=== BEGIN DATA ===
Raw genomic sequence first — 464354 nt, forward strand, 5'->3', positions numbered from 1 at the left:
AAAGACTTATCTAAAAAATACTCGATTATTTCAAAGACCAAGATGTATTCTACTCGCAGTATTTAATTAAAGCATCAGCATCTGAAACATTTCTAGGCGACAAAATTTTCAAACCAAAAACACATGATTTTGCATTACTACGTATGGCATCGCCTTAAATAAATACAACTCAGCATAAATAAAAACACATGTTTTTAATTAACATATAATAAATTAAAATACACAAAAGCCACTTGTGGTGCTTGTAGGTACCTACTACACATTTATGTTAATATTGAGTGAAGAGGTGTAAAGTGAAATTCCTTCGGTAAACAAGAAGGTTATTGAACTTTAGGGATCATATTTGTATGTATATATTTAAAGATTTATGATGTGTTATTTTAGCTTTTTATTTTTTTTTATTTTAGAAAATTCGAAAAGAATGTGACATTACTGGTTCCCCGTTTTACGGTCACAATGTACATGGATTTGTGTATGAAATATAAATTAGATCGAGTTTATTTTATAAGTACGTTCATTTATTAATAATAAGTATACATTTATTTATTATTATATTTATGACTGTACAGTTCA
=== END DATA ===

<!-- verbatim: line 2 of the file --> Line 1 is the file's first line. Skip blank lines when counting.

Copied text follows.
AAAGACTTATCTAAAAAATACTCGATTATTTCAAAGACCAAGATGTATTCTACTCGCAGTATTTAATTAAAGCATCAGCATCTGAAACATTTCTAGGCGACAAAATTTTCAAACCAAAAACACATGATTTTGCATTACTACGTATGGCATCGCCTTAAATAAATACAACTCAGCATAAATAAAAACACATGTTTTTAATTAACATATAATAAATTAAAATACACAAAAGCCACTTGTGGTGCTTGTAGGTACCTACTACACATTTATGTTAATATTGAGTGAAGAGGTGTAAAGTGAAATTCCTTCGGTAAACAAGAAGGTTATTGAACTTTAGGGATCATATTTGTATGTATATATTTAAAGATTTATGATGTGTTATTTTAGCTTTTTATTTTTTTTTATTTTAGAAAATTCGAAAAGAATGTGACATTACTGGTTCCCCGTTTTACGGTCACAATGTACATGGATTTGTGTATGAAATATAAATTAGATCGAGTTTATTTTATAAGTACGTTCATTTATTAATAATAAGTATACATTTATTTATTATTATATTTATGACTGTACAGTTCA